PICCOA hopes voters will approve millage
POSEN – The Presque Isle County Council on Aging is asking taxpayers to help support its transportation program due to stagnant funding from one source and cutbacks from others.
The organization is hoping voters will approve a 0.25-mill, five-year levy in November to operate and staff its fleet of blue buses, PICCOA Executive Director Katie Kuznicki said. County residents age 60 and older and those with disabilities can get rides for $5 round-trip. It’s $10 for everyone else, and out-of-county trips to Alpena and Cheboygan are $15.
The millage equates to $12.50 annually for a property with $50,000 in taxable value. It’ll raise approximately $162,380 in its first year, according to ballot language.
Financial strains have forced PICCOA to temporarily reorganize, closing its Posen kitchen until January and laying off some staff, Kuznicki said in July. It has suspended its monthly trip to Cheboygan until the year’s end, implemented waiting lists for its services and increased fares for transportation and donations for congregate and home-delivered meals.
The council receives some of its funding through a county-wide senior services millage, Kuznicki said. While the organization wants to continue providing transportation, the cost of keeping its buses on the road is eating into other programs. A separate, transportation-only millage would allow the organization to better fund its in-home services and meal deliveries.
“We have experienced state and federal cutbacks over the past several years, and more and more of our senior millage, which is focused on overall senior support services, has been going to fund the buses,” she said.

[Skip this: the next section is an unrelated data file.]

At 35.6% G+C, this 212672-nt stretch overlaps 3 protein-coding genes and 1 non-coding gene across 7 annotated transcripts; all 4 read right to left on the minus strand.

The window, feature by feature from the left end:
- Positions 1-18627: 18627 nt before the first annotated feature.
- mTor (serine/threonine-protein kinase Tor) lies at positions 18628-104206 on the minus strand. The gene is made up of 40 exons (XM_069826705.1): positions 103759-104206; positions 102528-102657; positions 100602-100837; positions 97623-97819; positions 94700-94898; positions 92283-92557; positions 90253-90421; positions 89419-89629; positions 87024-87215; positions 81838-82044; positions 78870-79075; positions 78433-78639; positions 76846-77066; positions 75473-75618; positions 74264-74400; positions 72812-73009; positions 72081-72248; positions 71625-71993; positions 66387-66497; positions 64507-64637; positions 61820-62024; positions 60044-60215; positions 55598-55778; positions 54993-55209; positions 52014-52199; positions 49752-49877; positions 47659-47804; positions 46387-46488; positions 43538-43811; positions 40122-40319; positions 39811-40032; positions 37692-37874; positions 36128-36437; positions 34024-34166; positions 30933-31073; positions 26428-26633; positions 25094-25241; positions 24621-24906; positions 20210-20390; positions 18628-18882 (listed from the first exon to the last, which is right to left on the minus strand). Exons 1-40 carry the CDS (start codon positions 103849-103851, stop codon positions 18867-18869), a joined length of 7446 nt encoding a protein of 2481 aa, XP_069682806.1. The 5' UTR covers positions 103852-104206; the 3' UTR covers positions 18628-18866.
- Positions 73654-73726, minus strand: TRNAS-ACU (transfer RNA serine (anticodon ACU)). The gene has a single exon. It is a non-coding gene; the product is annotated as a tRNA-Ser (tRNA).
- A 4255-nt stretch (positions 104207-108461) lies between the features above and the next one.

During PICCOA’s most recent budget year, which ended Sept. 30, approximately 180 people made 5,158 passenger trips, Kuznicki said. The Michigan Department of Transportation reimburses the council and other, similar transportation programs $1.20 per mile. However, the council can only claim so many miles, a limit that hasn’t changed in 10 years despite rising fuel costs.
In addition, MDOT has changed its rules for when the organization can get a new bus, board President Gary Wozniak said. In the past, PICCOA and other similar agencies could replace a bus after five years or 100,000 miles. That has changed to seven years or 150,000 miles. This is likely to increase maintenance costs. Plus, the organization now has to pay 7 percent of the bus’ final price.
Kuznicki believes the council’s transportation program is a worthy one because it helps connect senior citizens and the disabled to the rest of the community, she said. It also provides a degree of independence. By funding the program and allowing the council to redirect money to its other programs, it can help senior citizens stay in their homes longer.
“Without this millage, PICCOA will be very strapped for cash for the next year or more,” she said.